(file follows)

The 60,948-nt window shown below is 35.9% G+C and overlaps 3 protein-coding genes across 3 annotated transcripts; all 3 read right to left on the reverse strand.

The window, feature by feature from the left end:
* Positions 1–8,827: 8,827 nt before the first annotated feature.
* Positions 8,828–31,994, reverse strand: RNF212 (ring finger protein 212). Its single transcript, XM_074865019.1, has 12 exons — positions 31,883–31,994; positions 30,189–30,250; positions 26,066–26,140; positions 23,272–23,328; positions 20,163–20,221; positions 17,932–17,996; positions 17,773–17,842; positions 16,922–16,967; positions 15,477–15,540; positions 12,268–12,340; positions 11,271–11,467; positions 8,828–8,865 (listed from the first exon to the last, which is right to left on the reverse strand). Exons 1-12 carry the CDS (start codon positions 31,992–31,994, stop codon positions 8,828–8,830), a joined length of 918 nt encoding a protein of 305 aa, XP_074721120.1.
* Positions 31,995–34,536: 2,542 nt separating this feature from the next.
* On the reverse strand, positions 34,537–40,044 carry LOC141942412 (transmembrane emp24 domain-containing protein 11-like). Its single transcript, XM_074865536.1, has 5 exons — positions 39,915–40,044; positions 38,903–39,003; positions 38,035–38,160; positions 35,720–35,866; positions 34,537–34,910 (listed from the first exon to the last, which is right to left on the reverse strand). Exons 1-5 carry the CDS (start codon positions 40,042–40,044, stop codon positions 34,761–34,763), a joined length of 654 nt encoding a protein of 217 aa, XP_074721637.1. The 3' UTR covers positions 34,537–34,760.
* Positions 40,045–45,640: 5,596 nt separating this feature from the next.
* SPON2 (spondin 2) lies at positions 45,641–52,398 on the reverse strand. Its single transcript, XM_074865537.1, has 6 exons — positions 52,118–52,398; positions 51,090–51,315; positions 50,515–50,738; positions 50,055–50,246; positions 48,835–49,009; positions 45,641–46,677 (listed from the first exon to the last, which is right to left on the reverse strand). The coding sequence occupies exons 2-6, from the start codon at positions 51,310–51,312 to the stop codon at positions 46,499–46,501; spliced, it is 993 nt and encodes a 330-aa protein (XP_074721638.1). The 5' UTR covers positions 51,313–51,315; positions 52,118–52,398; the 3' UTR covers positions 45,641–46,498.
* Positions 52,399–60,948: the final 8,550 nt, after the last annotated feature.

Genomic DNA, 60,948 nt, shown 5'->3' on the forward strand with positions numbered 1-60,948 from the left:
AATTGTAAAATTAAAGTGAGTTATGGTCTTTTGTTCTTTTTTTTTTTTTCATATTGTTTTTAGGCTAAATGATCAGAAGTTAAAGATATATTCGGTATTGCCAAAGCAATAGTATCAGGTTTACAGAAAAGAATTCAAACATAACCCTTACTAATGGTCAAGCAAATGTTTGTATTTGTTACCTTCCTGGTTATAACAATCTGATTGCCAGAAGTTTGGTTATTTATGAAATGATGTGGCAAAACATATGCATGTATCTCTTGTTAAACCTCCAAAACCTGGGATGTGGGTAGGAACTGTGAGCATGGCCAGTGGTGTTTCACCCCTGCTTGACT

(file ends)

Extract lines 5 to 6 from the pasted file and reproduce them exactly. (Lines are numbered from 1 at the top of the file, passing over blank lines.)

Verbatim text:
* Positions 31,995–34,536: 2,542 nt separating this feature from the next.
* On the reverse strand, positions 34,537–40,044 carry LOC141942412 (transmembrane emp24 domain-containing protein 11-like). Its single transcript, XM_074865536.1, has 5 exons — positions 39,915–40,044; positions 38,903–39,003; positions 38,035–38,160; positions 35,720–35,866; positions 34,537–34,910 (listed from the first exon to the last, which is right to left on the reverse strand). Exons 1-5 carry the CDS (start codon positions 40,042–40,044, stop codon positions 34,761–34,763), a joined length of 654 nt encoding a protein of 217 aa, XP_074721637.1. The 3' UTR covers positions 34,537–34,760.